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Progress and prospects : the Safe Motherhood Initiative, 1987-1992 (English)

In 1987 the World Bank, in collaboration with WHO and UNFPA, sponsored the Safe Motherhood Conference in Nairobi. The launch of the Safe Motherhood Initiative (SMI) was seen as a major milestone in the race to reduce the burden of maternal mortality throughout the world, particularly in developing countries. It issued a call to action to reduce maternal mortality and morbidity by one half by the year 2000. The Safe Motherhood Initiative is a worldwide effort that aims to increase attention to and reduce the devastating numbers of women that suffer death or serious illness every year. Making motherhood safe for the world's women calls for national governments, funding agencies, and non-governmental organizations (NGOs) to make maternal health an urgent health priority and to ensure that the necessary political and financial support is dedicated to this effort. This paper comprises a progress report on the first five years of the Initiative, and is organized as follows: Part 1 describes activities undertaken as part of the Initiative at the local, national, regional, and international levels, and the issues and questions raised during the first five years. Following a review of proposed program priorities and related discussions, the paper briefly summarizes the different types of activities that have been launched, highlighting any evaluative findings available. Part 2 contains three appendices, which are intended to serve as a directory. The first contains summary descriptions of select local and national Safe Motherhood programs, and other efforts which, while not formally linked to the Safe Motherhood Initiative, address many of the same concerns. The second contains brief descriptions of the Initiative activities of various international agencies. The last provides an overview of over the last five years, and lists the countries that were represented.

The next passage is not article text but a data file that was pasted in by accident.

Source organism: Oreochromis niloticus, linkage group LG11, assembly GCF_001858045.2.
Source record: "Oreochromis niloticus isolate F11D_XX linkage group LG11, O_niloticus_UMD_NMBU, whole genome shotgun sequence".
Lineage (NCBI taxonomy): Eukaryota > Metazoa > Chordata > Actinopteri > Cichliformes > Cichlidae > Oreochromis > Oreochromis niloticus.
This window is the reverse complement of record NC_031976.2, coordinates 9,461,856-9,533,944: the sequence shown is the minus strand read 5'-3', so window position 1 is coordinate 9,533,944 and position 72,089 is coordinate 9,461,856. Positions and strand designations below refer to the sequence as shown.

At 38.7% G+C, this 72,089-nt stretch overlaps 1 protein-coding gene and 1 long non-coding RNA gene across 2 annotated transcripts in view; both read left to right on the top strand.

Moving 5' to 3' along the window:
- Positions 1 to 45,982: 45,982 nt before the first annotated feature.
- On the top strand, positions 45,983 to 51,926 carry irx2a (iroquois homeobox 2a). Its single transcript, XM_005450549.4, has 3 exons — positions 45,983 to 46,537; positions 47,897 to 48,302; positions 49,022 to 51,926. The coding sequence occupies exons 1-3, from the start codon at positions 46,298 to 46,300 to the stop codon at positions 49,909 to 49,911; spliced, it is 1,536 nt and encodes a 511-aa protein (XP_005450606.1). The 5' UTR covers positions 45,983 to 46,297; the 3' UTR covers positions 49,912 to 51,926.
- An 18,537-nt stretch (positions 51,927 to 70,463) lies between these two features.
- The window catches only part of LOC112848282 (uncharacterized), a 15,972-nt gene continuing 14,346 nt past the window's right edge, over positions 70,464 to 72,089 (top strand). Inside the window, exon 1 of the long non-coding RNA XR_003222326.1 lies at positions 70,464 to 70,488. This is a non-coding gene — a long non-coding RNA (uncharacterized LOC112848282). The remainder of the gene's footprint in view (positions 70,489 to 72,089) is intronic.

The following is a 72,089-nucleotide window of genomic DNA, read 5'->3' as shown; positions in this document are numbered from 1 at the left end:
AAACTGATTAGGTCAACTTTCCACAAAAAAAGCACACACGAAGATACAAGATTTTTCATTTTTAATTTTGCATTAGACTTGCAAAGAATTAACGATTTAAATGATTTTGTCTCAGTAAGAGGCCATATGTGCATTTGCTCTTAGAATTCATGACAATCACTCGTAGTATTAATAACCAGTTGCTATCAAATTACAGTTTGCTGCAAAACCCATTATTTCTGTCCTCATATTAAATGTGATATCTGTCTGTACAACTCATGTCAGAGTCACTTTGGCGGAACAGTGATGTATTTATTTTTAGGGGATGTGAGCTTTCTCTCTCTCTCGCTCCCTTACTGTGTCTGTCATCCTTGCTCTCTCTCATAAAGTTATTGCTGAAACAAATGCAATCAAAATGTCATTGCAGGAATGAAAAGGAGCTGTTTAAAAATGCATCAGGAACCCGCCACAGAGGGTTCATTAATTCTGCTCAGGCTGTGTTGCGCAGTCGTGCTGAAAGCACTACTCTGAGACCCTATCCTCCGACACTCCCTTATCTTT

Details

  • Author

    Otsea, Karen (Family Care International)

  • Document Date

    1992/07/01

  • Document Type

    Working Paper

  • Report Number

    34395

  • Volume No

    1

  • Total Volume(s)

    1

  • Country

    World,

  • Region

    The World Region,

  • Disclosure Date

    2005/12/05

  • Disclosure Status

    Disclosed

  • Doc Name

    Progress and prospects : the Safe Motherhood Initiative, 1987-1992

  • Keywords